"Girls take charge": a community-based participatory research program for adolescent girls.

Judith R. Mathews, Therese L. Mathews, Emily Mwaja

Research output: Contribution to journalArticlepeer-review

7 Scopus citations

Abstract

BACKGROUND: Adolescent females are at high risk for health disparities. An approach to minimizing health disparities involves facilitating changes in the environment within the community. Community-based participatory research (CBPR) is an important method of producing community change. OBJECTIVES: The objectives were for adolescent females to learn the CBPR process, implement a community health change project, and build capacity by engaging community agencies. METHODS: After conducting an assessment of community problems, the adolescents formed a coalition of community partners and implemented a Lead Poisoning Awareness Fair and a "lock-in" to educate about child maltreatment. A pre- and post-test research design was used. RESULTS: The community changes that resulted were policy change for routine lead testing, a DVD about child maltreatment, and care packages for adolescent mothers. Modest increases in knowledge about lead poisoning and child maltreatment occurred. CONCLUSION: Adolescent females were successful in using CBPR to produce positive community changes.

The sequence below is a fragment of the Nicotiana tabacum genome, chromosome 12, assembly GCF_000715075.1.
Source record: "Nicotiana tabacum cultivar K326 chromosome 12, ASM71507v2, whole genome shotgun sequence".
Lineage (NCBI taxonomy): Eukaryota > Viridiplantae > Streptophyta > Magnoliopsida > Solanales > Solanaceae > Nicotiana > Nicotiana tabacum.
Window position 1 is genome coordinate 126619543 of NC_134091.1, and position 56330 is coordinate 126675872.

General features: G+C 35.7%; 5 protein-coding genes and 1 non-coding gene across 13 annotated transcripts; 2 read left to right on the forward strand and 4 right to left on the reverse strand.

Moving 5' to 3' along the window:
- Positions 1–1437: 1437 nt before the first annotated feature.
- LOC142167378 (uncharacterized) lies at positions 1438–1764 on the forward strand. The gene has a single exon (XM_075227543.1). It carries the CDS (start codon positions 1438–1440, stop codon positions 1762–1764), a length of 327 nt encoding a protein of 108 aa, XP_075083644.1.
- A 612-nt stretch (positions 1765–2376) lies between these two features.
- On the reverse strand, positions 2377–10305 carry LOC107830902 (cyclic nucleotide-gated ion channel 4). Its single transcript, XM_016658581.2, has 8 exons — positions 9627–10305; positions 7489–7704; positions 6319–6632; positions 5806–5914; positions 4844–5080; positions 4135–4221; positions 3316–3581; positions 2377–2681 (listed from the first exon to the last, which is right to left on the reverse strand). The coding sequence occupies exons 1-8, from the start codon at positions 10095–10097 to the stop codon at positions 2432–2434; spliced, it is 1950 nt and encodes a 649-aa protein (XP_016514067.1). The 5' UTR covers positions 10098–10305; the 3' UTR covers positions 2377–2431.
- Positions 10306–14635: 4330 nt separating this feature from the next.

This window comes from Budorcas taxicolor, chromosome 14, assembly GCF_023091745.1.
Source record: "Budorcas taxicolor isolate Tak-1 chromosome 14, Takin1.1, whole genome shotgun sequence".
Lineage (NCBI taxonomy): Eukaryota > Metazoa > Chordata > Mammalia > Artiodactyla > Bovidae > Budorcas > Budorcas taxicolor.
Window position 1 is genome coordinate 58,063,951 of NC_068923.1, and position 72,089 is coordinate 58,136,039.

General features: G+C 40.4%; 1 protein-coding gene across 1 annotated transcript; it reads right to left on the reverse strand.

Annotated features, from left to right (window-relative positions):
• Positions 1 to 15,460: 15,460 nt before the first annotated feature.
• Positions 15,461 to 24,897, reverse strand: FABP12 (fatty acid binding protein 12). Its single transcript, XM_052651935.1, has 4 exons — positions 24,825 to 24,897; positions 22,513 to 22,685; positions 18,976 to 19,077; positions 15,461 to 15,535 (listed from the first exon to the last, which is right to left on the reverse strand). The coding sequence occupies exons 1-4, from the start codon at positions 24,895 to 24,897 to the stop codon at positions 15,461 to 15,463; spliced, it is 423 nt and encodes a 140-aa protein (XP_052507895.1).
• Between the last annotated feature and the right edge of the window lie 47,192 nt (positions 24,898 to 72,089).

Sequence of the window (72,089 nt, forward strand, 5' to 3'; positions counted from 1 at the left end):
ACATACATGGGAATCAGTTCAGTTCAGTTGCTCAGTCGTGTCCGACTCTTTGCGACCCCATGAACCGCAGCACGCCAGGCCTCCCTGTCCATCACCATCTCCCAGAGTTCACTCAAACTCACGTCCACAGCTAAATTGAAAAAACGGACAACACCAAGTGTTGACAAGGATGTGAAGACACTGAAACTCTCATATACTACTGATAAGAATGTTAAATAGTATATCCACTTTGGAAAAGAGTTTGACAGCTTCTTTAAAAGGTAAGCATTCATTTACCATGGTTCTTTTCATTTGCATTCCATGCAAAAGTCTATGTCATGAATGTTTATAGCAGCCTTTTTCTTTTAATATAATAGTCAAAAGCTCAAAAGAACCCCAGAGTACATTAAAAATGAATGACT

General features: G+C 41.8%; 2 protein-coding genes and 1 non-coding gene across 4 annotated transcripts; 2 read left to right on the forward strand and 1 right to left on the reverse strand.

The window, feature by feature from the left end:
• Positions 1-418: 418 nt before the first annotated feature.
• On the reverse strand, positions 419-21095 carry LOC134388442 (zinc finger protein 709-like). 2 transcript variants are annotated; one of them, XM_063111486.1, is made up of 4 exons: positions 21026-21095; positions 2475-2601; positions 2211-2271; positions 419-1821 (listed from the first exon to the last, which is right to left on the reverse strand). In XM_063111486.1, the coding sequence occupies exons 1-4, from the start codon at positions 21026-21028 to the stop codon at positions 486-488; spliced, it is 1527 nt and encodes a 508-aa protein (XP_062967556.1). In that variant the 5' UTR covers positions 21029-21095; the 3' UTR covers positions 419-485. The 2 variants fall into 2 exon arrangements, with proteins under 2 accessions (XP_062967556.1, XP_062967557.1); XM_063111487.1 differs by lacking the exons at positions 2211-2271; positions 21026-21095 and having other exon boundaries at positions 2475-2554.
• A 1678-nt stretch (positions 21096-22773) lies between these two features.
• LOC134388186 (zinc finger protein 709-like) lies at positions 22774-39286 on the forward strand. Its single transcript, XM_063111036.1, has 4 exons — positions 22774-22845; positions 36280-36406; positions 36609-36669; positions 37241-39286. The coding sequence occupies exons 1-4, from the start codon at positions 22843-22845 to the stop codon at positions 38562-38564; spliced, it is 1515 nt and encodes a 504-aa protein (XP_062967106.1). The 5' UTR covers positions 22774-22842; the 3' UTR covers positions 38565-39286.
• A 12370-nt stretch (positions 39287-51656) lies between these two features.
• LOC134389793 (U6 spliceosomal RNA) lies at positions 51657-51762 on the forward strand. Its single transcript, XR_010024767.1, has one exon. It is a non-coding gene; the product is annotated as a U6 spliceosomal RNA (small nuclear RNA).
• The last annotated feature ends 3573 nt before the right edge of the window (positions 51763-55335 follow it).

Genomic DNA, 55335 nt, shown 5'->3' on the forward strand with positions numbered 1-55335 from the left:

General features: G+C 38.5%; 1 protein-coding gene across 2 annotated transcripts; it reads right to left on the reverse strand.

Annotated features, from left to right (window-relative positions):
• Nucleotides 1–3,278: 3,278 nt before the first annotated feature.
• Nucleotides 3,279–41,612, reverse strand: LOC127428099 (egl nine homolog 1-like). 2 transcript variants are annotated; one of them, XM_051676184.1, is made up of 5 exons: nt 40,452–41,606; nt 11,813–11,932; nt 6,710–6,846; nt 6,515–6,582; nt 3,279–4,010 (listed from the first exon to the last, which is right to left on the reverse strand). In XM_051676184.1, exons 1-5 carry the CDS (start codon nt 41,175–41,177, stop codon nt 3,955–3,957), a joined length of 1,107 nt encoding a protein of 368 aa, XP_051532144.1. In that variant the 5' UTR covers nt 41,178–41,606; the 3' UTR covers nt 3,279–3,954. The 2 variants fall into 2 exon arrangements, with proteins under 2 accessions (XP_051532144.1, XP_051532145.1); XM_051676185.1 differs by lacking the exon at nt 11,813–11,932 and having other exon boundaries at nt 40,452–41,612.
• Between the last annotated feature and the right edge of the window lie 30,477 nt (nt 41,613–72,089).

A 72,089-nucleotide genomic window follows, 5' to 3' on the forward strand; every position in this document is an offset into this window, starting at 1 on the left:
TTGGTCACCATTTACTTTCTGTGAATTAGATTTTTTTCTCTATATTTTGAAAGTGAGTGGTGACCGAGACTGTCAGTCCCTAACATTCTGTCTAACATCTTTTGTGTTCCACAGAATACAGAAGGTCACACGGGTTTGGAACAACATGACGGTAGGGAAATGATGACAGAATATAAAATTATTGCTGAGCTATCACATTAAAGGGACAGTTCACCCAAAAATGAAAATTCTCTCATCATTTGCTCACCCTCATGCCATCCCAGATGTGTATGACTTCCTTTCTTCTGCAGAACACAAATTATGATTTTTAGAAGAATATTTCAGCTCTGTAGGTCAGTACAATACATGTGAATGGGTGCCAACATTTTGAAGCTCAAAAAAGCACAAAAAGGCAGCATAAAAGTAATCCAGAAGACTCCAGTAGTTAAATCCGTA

Original languageEnglish (US)
Pages (from-to)17-24
Number of pages8
JournalProgress in community health partnerships : research, education, and action
Volume4
Issue number1
StatePublished - Mar 2010

ASJC Scopus subject areas

  • Health(social science)
  • Education
  • Sociology and Political Science

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